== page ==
[Study no. 50][Notational Becoming][Speculations]

    Research output: Chapter in Book/Report/Conference proceedingConference PaperOtherpeer-review

    Abstract

    The use of animation in contemporary notational practices
    has become increasingly prevalent over the last ten
    years, due in large part to the increased compositional
    activities throughout Europe, the United Kingdom, and
    North America, and in particular Iceland and Western
    Australia.
    1 The publication of several foundational texts,2
    and the materialization of focused scholarly meetings3
    and online consolidation projects4 have also contributed
    to the expansion of this growing field of animated notational
    practice. The range of compositional ideas represented
    by these scores is vast, encompassing a wide variety
    of stylistic approaches and technological experimentation.
    While these ideas often demonstrate intriguing
    compositional directions, and the unique dynamic functionalities
    and visual characteristics of animated scores
    are clearly distinct from traditionally-fixed scores, it is
    the real-time generative processes of these scores that
    represent a shift in the very ontology of the musical
    score. In this paper I speculate on one possible framing
    for this ontological distinction by focusing on several
    attributes that, in combination, most explicitly demonstrate
    this distinction. These include the real-time, process-based
    qualities of generative animated notations, the
    openness that enables these procedural functionalities, the
    displacement of interpretive influence, and the timeliness
    of these processes in respect to the temporal relationship
    between generation, representation as notation, and sonic
    realization. A new work, Study no. 50, will be examined
    as a practical demonstration of these attributes, and will
    function as a jumping off point for a speculativ
    Original languageEnglish
    Title of host publicationTENOR: The International Conference on Technologies for Music Notation and Representation
    Number of pages7
    Edition2
    Publication statusPublished - 2016

    Cite this

    Smith, R. R. (2016). [Study no. 50][Notational Becoming][Speculations]. In TENOR: The International Conference on Technologies for Music Notation and Representation (2 ed.)
    Smith, Ryan Ross. / [Study no. 50][Notational Becoming][Speculations]. TENOR: The International Conference on Technologies for Music Notation and Representation. 2. ed. 2016.
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    abstract = "The use of animation in contemporary notational practiceshas become increasingly prevalent over the last tenyears, due in large part to the increased compositionalactivities throughout Europe, the United Kingdom, andNorth America, and in particular Iceland and WesternAustralia.1 The publication of several foundational texts,2and the materialization of focused scholarly meetings3and online consolidation projects4 have also contributedto the expansion of this growing field of animated notationalpractice. The range of compositional ideas representedby these scores is vast, encompassing a wide varietyof stylistic approaches and technological experimentation.While these ideas often demonstrate intriguingcompositional directions, and the unique dynamic functionalitiesand visual characteristics of animated scoresare clearly distinct from traditionally-fixed scores, it isthe real-time generative processes of these scores thatrepresent a shift in the very ontology of the musicalscore. In this paper I speculate on one possible framingfor this ontological distinction by focusing on severalattributes that, in combination, most explicitly demonstratethis distinction. These include the real-time, process-basedqualities of generative animated notations, theopenness that enables these procedural functionalities, thedisplacement of interpretive influence, and the timelinessof these processes in respect to the temporal relationshipbetween generation, representation as notation, and sonicrealization. A new work, Study no. 50, will be examinedas a practical demonstration of these attributes, and willfunction as a jumping off point for a speculativ",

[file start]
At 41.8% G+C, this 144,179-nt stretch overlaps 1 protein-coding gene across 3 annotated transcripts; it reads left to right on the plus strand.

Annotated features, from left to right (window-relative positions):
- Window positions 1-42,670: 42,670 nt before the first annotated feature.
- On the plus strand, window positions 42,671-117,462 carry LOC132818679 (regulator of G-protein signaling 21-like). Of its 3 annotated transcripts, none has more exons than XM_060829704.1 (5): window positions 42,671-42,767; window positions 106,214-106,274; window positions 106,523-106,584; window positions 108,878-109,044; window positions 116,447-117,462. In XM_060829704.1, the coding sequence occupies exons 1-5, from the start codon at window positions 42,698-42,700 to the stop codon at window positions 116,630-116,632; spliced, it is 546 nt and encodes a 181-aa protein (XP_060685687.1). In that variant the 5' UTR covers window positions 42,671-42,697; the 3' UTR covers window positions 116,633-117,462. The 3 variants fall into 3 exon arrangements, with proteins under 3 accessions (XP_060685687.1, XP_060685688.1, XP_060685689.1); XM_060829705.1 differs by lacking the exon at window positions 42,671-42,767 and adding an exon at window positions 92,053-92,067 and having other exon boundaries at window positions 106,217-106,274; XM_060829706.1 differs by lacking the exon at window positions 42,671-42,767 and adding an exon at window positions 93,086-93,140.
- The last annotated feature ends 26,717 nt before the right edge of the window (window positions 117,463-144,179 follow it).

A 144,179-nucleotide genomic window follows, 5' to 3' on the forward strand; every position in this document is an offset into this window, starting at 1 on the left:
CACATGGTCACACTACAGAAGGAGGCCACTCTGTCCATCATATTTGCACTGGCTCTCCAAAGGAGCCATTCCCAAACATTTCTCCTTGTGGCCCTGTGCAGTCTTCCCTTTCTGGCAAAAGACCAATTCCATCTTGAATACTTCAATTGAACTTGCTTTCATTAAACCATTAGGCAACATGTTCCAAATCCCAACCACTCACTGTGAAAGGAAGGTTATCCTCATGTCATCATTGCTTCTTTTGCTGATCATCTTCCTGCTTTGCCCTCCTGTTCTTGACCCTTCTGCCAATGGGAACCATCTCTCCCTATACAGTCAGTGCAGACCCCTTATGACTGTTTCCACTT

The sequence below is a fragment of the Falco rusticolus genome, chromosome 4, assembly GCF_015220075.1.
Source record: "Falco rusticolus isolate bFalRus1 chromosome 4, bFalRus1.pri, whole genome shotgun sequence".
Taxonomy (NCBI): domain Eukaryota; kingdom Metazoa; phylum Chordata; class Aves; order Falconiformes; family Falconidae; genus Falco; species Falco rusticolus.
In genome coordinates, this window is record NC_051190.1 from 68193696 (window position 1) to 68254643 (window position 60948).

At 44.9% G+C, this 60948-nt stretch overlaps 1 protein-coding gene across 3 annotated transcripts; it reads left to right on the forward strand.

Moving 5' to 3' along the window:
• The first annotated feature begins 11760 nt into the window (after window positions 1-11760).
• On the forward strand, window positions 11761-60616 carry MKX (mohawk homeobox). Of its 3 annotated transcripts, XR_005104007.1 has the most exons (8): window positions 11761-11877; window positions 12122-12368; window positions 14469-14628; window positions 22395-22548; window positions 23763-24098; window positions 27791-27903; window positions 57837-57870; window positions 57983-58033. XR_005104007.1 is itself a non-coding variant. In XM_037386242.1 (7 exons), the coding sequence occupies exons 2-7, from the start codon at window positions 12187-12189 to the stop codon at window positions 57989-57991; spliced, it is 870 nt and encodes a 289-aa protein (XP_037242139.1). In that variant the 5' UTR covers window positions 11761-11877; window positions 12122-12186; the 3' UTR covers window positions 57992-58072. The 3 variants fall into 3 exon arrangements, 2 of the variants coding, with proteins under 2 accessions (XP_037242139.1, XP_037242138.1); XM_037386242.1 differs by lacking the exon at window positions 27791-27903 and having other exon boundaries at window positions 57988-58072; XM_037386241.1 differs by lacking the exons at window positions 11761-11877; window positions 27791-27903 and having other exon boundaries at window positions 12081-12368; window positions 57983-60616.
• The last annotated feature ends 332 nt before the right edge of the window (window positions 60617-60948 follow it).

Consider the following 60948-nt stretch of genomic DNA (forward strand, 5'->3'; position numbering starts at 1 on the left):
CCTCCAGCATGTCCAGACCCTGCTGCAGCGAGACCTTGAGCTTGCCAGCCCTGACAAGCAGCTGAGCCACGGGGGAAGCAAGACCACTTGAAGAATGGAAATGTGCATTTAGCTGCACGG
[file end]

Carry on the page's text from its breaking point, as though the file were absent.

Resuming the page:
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    Smith, RR 2016, [Study no. 50][Notational Becoming][Speculations]. in TENOR: The International Conference on Technologies for Music Notation and Representation. 2 edn.

    [Study no. 50][Notational Becoming][Speculations]. / Smith, Ryan Ross.

    TENOR: The International Conference on Technologies for Music Notation and Representation. 2. ed. 2016.

    Research output: Chapter in Book/Report/Conference proceedingConference PaperOtherpeer-review

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    Smith RR. [Study no. 50][Notational Becoming][Speculations]. In TENOR: The International Conference on Technologies for Music Notation and Representation. 2 ed. 2016